Grief Within the Arts: Anger
Updated: Apr 13
“The will to save a life is not the power to stop a death.” Kübler-Ross and Kessler hits the heart of it here as we continue to move into a world without the arts as we once knew it. It's a time when we’re watching something that once was, unravel in front of our eyes. What may come next is yet unknown, for we’re still in the act of being “done-to”, stuck in the liminal space of neither being here nor there. And it’s bloody hard. Waiting is really frickin' hard.
Samuel Beckett would be having a field day writing about the absurdity of this global waiting room we’re all in. A room that's being filled with banana loafs, zoom, Joe Wicks and trying to pull a new ACE funding app out of our arses. There are some doers and innovators out there trying to fill the void with new-normals, and there are those that are just being, maybe some catatonic with apathetic unrealised rage. Whichever way your riding this waiting out, know that you are doing just fine, even if it does feel like this really sucks.
So, as we venture into the world of Anger - Kübler-Ross & Kessler’s second stage in the grief cycle - I invite you to go gently and with care into these words. Take your time reading. Pause. Reflect. Be curious about what comes up for you as you move through. Notice your breath, your heartbeat, tensions within your body. Be openhearted. Notice the fire in the belly that may be stirred or notice its absence. I recommend you read from a grounded position, with a steady and consistent breath. Try to stay with these words as we move through anger, trusting that together we are journeying towards a greater sense of acceptance, healing and a continued hopeful softening of the spirit.
Anger. It’s not an emotion that is celebrated much in our society is it? Our society tends to cover anger up. It can be murky, unpredictable, chaotic, hot, explosive, rumbling, achy, punchy. Anger is often expressed through passive or indirect means, or it is bottled up. We see gritted teeth. Red faces. Clenched fists. We hear tight tones in polite words. Clipped remarks. Slammed doors. Anger is often sold as a destructive force to be avoided, which is understandable when it can lead to aggression or, in extremis, violence.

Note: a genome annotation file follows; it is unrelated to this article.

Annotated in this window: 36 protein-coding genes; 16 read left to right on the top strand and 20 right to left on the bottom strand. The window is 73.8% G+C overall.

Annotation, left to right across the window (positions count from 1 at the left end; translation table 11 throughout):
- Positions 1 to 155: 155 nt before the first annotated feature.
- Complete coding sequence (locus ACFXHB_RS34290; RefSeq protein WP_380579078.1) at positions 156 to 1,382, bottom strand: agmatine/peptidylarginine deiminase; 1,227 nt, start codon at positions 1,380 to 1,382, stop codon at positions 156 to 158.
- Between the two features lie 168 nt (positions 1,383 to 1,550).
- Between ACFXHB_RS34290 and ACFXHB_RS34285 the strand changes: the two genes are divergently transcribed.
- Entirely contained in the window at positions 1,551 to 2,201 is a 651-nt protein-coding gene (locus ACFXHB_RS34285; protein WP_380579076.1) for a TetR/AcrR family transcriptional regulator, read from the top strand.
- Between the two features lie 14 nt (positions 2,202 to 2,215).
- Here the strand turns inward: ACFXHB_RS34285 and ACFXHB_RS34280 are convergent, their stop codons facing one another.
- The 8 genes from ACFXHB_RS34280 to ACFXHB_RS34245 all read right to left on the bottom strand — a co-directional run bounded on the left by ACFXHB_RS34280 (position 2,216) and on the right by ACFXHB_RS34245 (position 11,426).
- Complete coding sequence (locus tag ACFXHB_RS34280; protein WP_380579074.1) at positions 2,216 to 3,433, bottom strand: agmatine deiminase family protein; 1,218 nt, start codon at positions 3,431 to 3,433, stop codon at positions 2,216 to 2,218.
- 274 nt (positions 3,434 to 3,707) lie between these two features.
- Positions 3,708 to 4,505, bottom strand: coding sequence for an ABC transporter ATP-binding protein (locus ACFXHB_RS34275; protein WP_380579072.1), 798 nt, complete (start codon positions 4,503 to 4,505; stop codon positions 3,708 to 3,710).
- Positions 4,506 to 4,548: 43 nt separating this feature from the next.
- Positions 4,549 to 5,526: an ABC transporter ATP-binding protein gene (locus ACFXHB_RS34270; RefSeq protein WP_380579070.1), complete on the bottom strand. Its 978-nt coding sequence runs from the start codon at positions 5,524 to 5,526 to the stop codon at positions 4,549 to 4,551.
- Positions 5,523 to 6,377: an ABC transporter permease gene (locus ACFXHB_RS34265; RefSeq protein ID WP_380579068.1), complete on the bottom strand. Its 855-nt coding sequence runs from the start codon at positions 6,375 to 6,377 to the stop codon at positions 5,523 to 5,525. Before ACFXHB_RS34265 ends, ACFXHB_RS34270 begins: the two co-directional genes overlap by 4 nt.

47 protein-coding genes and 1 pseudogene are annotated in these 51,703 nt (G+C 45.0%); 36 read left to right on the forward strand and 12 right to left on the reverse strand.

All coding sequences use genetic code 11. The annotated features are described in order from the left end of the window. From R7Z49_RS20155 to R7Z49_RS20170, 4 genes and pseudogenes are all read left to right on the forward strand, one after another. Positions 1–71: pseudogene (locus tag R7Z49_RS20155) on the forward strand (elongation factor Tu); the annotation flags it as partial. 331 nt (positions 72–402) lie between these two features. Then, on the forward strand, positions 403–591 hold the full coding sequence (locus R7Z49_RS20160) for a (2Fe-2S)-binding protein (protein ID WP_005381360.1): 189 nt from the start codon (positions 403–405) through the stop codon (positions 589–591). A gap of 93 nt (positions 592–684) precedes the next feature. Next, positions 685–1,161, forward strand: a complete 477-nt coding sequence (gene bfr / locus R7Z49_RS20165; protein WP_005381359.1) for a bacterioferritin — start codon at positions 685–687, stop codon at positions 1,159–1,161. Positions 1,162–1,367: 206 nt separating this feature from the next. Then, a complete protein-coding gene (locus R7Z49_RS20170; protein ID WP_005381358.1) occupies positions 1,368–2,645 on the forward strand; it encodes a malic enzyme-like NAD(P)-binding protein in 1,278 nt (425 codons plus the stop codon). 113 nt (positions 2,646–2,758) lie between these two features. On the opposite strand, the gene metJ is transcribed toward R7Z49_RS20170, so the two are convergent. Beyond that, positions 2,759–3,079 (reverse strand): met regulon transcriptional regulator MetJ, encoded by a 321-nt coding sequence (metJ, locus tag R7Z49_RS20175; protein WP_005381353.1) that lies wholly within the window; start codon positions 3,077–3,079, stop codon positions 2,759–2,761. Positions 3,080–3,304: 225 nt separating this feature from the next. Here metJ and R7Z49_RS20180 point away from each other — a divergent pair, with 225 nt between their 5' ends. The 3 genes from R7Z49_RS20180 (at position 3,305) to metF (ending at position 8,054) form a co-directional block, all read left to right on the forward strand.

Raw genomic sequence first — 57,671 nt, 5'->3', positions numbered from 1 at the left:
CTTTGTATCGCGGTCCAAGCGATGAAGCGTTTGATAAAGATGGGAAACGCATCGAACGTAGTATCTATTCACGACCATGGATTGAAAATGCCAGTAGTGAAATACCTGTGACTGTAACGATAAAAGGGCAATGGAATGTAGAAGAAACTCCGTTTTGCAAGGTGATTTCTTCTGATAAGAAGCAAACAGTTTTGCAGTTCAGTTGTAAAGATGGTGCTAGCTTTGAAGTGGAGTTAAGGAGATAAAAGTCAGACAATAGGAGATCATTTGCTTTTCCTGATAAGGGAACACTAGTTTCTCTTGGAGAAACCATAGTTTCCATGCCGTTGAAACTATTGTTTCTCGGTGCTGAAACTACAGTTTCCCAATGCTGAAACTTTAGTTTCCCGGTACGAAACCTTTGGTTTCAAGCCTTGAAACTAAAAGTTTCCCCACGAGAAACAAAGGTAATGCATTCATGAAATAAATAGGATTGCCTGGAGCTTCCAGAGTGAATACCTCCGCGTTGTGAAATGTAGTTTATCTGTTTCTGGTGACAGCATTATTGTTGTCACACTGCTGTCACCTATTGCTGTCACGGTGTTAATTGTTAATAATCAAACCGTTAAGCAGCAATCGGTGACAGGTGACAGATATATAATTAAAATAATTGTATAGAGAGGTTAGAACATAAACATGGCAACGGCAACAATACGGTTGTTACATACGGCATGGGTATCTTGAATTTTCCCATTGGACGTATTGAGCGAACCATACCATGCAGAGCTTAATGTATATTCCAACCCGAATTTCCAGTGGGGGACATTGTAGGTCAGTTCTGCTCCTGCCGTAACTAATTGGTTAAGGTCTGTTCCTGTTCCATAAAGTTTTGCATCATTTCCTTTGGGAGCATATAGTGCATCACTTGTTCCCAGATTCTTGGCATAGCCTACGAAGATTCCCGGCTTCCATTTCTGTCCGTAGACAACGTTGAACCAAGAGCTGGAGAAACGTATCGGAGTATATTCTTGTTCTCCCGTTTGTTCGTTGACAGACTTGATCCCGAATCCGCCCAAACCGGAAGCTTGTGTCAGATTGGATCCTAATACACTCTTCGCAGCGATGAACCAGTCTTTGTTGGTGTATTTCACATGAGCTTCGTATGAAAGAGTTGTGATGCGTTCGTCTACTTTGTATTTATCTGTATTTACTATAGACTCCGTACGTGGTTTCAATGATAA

Anger is often followed by Guilt. Yep. Those two hang out a lot. I’ve heard Guilt tagging onto Anger quite a bit in the conversations with artists these past few weeks. As artists, we can certainly feel guilty about mourning the (temporary or permanent) loss or our creative vocations when we are all too often told that "the arts aren't really that important". We're told this when funding for the arts is cut from schools. We're told this when we're asked to work for free. We're told this when we're pitted against other industries that have "more" credit. Guilt can be Anger turned inwards, so watch out for that one. Kübler-Ross and Kessler touch upon this later on.
Guilt may also be felt when we turn our attention to the numbers of deaths we are hearing about, or even worse, experiencing to those that we love. If this is the case for you, then I truly am sorry for your loss. How Covid-19 is ravaging through already delicate lives, and how NHS & front-line workers are toiling tirelessly to save, protect and heal us, provide a sometimes needed perspective to help to contextualise our feelings. But, I'd like to say, that both narratives - the loss of life and the impending loss of the arts as we once knew them - can both take up some space. And as the world is now turning to the arts in our social-distanced and isolated lives in order to maintain wellbeing, learning, playing and sanity, then I'd say that the arts are life-savers and are, therefore, really important. And when we are loosing something that is important to us, it's okay to grieve.
It's also important to recognise that Anger is not all bad. It’s how we relate to it that can be tricky for ourselves and others. Anger can be an agent of creativity and healing if given space to be felt and expressed in safe ways. Anger can tell us that we care about something. Anger can indicate that we feel hurt. Anger can protect the hurt through offensive behaviour. Anger is a close companion to passion and can shed light on things or people that we love … and have lost, or in this liminal time, may be still be in the act of losing.